I haven’t read the book this CT article summarizes, a book about dating on Christian college campuses, so I am making no comment on it other than that it looks wildly interesting and, surely, hits close to home. Dating culture on evangelical campuses—well, one in particular—consumed my life for basically ten years. I felt a bit jaded by that culture by the time I escaped the dating world (in a Subaru Outback with trailing cans). But I never could bring myself to blame anyone. After all, I won. No, I triumphed. When my family care physician asked me last week if I was ever depressed, I couldn’t help bursting out in a big smile and saying, “I’m happy!” The wife I found at that Christian college is the most important (human) reason for that fact.
There was one paragraph in the article that leapt out at me—because I fear it’s becoming the stock thing to say, and I think it comes perilously close to cant. The strategy in this argument du jour has reached the sloganeering stage—and here’s the slogan: “purity culture.” This “purity culture” is always bad; there’s always a sneer bubbling just under its transparent surface.
It’s not the ideal of sexual purity, per se, that causes these challenges, but purity culture, a social system of norms, rewards, and punishments that presents perfection as the sole ideal. Students reported toMalone that sex talk on campus, in public forums, doesn’t reach the level of authenticity or honesty that they need. The purity imperative means that students sometimes misrepresent their sexual pasts to friends and partners, and this leaves them uncertain about the place of physical attraction in an intimate relationship moving toward marriage. Women suffer shame and guilt not just around sexual sin but around the sheer fact of living in a body.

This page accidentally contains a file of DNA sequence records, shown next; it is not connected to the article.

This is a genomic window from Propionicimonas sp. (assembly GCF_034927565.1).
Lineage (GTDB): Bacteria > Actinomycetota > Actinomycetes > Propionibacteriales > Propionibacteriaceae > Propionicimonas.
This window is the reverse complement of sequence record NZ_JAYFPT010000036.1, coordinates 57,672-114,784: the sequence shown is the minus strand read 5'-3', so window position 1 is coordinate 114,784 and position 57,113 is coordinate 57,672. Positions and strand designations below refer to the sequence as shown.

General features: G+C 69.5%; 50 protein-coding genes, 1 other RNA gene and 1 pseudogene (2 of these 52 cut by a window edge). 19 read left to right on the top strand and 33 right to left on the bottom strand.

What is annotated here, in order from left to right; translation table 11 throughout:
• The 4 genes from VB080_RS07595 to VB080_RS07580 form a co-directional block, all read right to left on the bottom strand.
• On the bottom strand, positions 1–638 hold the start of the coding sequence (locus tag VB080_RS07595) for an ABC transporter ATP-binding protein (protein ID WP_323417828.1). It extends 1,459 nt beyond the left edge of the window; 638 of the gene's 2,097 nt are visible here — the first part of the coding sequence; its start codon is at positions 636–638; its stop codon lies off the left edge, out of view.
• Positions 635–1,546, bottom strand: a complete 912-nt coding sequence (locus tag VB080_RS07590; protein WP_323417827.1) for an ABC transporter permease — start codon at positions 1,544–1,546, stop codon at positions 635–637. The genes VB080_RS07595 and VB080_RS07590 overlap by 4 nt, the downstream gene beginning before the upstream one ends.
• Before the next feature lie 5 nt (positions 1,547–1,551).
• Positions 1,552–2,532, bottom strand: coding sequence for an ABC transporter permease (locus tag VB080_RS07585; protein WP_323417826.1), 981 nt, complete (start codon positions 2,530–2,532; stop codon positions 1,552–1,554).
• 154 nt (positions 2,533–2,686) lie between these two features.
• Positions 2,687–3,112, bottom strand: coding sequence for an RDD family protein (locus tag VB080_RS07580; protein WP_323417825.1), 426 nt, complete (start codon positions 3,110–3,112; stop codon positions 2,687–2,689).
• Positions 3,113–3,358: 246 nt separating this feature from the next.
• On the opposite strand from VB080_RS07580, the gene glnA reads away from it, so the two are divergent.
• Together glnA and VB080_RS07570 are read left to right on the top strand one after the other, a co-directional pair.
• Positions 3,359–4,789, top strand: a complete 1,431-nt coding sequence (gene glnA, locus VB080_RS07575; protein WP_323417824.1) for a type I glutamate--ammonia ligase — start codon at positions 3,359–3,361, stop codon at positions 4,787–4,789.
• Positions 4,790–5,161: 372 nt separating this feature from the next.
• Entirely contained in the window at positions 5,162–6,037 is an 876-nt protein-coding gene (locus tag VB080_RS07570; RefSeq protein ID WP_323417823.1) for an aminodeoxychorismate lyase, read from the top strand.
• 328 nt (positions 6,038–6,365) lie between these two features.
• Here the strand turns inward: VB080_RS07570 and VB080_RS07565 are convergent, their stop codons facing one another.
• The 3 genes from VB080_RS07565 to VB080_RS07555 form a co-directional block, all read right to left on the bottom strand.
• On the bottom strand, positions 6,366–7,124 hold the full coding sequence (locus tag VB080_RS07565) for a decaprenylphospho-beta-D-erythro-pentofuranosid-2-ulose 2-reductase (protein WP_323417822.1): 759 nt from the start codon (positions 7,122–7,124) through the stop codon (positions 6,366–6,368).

Here’s what I wonder: is it possible to have a labeled, self-conscious group (such as “evangelicalism”) which holds an ideal (such as sexual purity) without a social system of norms, rewards, and punishments developing around it? Every group does this with its dearly held values, right? It’s a necessary factor of group-formation and maintenance. There can be no group cohesion unless people are both manning the barricades and doing some measure of internal policing. Patriots fans don’t let Eagles fans into their clubs, and they don’t permit one another to wear Eagles jerseys, either.
Maybe I’ve only succeeded in making “purity culture” sound even more unappealing than the above quotation. So let me put it in terminology that should feel more positive to my readers: we in the church have a duty borne of love to restore brothers in sin, to provoke one another to love and good works, to exhort one another while it’s called “today.” Even when we’re doing something as simple as singing, what we’re supposed to be doing is “teaching” and “admonishing” one another. Sin is a big deal, and that fact is supposed to become part of our culture of interactions within the church.